# Modified Equation and Stability for Centred Finite Differences for Wave Equation

I am trying to use the modified equation to derive the stability condition for the finite difference approximation

$$\frac{u(x,t+\Delta t) - 2 u(x, t) + u(x, t -\Delta t)}{\Delta t^2} = c^2 \frac{u(x+h,t) - 2 u(x,t) + u(x-h,t)}{h^2}$$

to the wave equation

$$u_{tt}(x,t) = c^2 u_{xx}(x,t).$$

I know that the resulting stability limit should be

$$\frac{c^2 \Delta t^2}{h^2} \leq 1$$

but this is not what I am getting. Please tell me where I go wrong! Here is my line of argument:

Truncation Error. If we insert the continuous solution $$u(x,t)$$ into the left hand side of the finite difference stencil and use Taylor expansions \begin{align*} u(x, t + \Delta t) &= u(x,t) + \Delta t u_t(x,t) + \frac{1}{2} \Delta t^2 u_{tt}(x,t) + \frac{1}{6} \Delta t^3 u_{ttt} + \frac{1}{24} \Delta t^4 u_{tttt} + \mathcal{O}(\Delta t^5) \\ u(x, t - \Delta t) &= u(x,t) - \Delta t u_t(x,t) + \frac{1}{2} \Delta t^2 u_{tt}(x,t) - \frac{1}{6} \Delta t^3 u_{ttt} + \frac{1}{24} \Delta t^4 u_{tttt} + \mathcal{O}(\Delta t^5) \\ \end{align*} we can show that $$\frac{u(x,t+\Delta t) - 2 u(x, t) + u(x, t -\Delta t)}{\Delta t^2} = u_{tt}(x,t) + \frac{1}{12} \Delta t^2 u_{tttt} + \mathcal{O}(\Delta t^3)$$

Making an almost identical argument for the right hand side, we find that $$c^2 \frac{u(x+h,t) - 2 u(x,t) + u(x-h,t)}{h^2} = c^2 u_{xx}(x,t) + \frac{1}{12} c^2 h^2 u_{xxxx}(x,t) + \mathcal{O}(h^3).$$

Taken together, we find that

$$u_{tt}(x,t) - c^2 u_{xx}(x,t) + \frac{1}{12} \left( \Delta t^2 u_{tttt} - c^2 h^2 u_{xxxx} \right) = T(x,t) + \mathcal{O}(\Delta t^3) + \mathcal{O}(h^3).$$

where $$T(x,t)$$ is the local truncation error. This is a standard argument to show that the finite difference stencil is second order accurate.

Modified equation. Following ideas introduced by Warming and Hyett, I now derive the modified equation. Since $$u(x,t)$$ is assumed to be the continuous solution, if it is smooth enough we have $$u_{tttt} = c^2 u_{xxtt} = c^2 u_{ttxx} = c^4 u_{xxxx}$$. Therefore, the expression above becomes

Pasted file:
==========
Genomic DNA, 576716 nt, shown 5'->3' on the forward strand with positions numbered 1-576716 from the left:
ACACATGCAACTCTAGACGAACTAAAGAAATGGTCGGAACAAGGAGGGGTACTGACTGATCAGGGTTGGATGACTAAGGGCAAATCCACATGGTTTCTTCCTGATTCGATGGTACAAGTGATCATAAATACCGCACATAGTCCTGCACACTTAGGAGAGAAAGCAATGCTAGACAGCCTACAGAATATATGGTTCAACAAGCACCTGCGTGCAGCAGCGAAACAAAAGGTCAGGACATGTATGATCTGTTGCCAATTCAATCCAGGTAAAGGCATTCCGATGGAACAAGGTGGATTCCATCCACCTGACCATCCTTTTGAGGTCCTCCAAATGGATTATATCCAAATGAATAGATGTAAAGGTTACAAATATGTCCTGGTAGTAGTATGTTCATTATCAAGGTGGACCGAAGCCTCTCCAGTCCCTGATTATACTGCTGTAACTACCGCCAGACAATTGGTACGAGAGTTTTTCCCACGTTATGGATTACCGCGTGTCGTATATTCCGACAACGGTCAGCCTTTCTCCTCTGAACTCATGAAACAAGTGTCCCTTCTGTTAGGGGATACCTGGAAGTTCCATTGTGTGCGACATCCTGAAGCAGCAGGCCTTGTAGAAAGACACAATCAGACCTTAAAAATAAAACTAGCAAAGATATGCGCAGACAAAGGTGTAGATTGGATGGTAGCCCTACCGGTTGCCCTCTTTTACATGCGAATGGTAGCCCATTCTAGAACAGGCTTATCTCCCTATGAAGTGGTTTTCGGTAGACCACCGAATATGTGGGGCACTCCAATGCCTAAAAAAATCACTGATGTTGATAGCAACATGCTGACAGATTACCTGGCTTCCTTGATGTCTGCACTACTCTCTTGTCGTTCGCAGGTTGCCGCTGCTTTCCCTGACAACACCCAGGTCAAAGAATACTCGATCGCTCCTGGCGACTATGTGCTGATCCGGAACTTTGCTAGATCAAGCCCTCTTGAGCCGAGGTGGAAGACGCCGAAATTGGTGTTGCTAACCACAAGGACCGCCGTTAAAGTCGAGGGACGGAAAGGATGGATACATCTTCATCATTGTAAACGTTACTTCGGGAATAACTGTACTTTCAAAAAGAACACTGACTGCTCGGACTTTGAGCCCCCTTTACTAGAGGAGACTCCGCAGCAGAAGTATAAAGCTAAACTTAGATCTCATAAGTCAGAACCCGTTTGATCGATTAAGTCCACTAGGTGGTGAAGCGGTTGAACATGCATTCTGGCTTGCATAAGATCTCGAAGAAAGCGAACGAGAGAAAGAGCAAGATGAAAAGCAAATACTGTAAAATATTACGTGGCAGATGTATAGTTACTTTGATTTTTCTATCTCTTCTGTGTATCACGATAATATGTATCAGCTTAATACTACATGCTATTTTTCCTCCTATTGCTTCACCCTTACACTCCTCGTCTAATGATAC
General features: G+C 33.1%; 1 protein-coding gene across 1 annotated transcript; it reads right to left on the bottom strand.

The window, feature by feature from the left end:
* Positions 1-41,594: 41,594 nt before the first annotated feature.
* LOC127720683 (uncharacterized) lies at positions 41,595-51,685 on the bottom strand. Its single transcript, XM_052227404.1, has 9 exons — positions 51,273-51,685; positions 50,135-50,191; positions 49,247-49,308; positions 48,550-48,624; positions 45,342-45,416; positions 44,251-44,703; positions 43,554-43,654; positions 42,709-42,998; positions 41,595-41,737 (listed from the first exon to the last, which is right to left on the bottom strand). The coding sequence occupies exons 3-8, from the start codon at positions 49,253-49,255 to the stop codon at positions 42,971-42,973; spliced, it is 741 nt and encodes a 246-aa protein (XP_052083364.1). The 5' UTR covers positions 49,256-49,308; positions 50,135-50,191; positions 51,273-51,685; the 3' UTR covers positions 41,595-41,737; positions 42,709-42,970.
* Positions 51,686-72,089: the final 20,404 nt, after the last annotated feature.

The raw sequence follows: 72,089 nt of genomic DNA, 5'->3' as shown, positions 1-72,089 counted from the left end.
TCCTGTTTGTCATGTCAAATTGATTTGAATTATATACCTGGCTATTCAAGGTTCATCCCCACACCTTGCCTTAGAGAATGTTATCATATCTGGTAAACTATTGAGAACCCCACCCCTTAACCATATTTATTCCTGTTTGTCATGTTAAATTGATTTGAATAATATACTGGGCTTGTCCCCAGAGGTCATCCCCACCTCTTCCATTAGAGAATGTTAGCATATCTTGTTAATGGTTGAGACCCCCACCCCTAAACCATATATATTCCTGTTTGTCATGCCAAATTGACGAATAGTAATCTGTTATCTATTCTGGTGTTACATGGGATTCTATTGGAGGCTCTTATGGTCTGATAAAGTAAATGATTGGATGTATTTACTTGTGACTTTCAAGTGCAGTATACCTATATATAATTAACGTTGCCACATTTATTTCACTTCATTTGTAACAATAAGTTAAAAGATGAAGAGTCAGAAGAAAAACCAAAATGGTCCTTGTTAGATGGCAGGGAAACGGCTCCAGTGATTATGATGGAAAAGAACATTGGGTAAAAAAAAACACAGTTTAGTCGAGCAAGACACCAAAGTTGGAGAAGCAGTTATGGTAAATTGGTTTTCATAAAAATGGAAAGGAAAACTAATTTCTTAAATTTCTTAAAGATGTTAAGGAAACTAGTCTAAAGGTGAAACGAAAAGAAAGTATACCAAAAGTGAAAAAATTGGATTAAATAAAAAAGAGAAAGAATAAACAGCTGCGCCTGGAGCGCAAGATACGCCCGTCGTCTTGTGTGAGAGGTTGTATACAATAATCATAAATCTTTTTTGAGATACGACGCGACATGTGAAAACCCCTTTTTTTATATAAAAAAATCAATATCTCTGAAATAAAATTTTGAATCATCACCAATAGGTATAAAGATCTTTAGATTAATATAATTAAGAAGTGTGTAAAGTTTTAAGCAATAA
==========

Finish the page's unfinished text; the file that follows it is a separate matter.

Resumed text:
$$u_{tt} - c^2 u_{xx} + \frac{c^2}{12} \left( c^2 \Delta t^2 - h^2 \right) u_{xxxx} = T(x,t) + \mathcal{O}(\Delta t^3) + \mathcal{O}(h^3).$$

Thus the finite difference is a second order approximation to the wave equation, but a third order approximation to the modified equation

$$u_{tt} - c^2 u_{xx} + a u_{xxxx} = 0$$

with $$a = \frac{c^2}{12} \left( c^2 \Delta t^2 - h^2 \right)$$ and we can analyse the behaviour of this equation to understand how our finite difference behaves.

Stability. Finally, to assess stability, we insert a plane wave

$$u(x,t) = e^{i (k x - \omega t)} = e^{i (k x - \mathbf{R}(\omega))} e^{\mathbf{I}(\omega) t}$$

into the modified equation and figure out the dispersion relation. A frequency $$\omega$$ with a positive imaginary part means a solution that grows exponentially in time, indicating instability. Inserting the plane wave into the modified equation yields the dispersion relation

$$\omega = \pm \sqrt{ c^2 k^2 + a k^4 } = \pm c k \sqrt{1 + \frac{a}{c^2} k^2}.$$

Now for $$a > 0$$, the radicand is always positive and the root remains real. Therefore, $$\omega$$ does not have an imaginary part and the solution remains stable.

But: $$a > 0$$ corresponds to $$c^2 \Delta t^2 - h^2 > 0$$ or $$\frac{c^2 \Delta t^2}{h^2} > 1$$ which is clearly nonsense, given that the actual stability criterion is the other way round.

This looks like there should be a stupid, simple sign error somewhere but I can't seem to find it. Any help is much appreciated.

Just to clarify, my question is where my argument goes wrong. I am aware that there are other ways to derive the stability condition.

Warming, R. F.; Hyett, B. J., The modified equation approach to the stability and accuracy analysis of finite-difference methods, J. Comput. Phys. 14, 159-179 (1974). ZBL0291.65023.,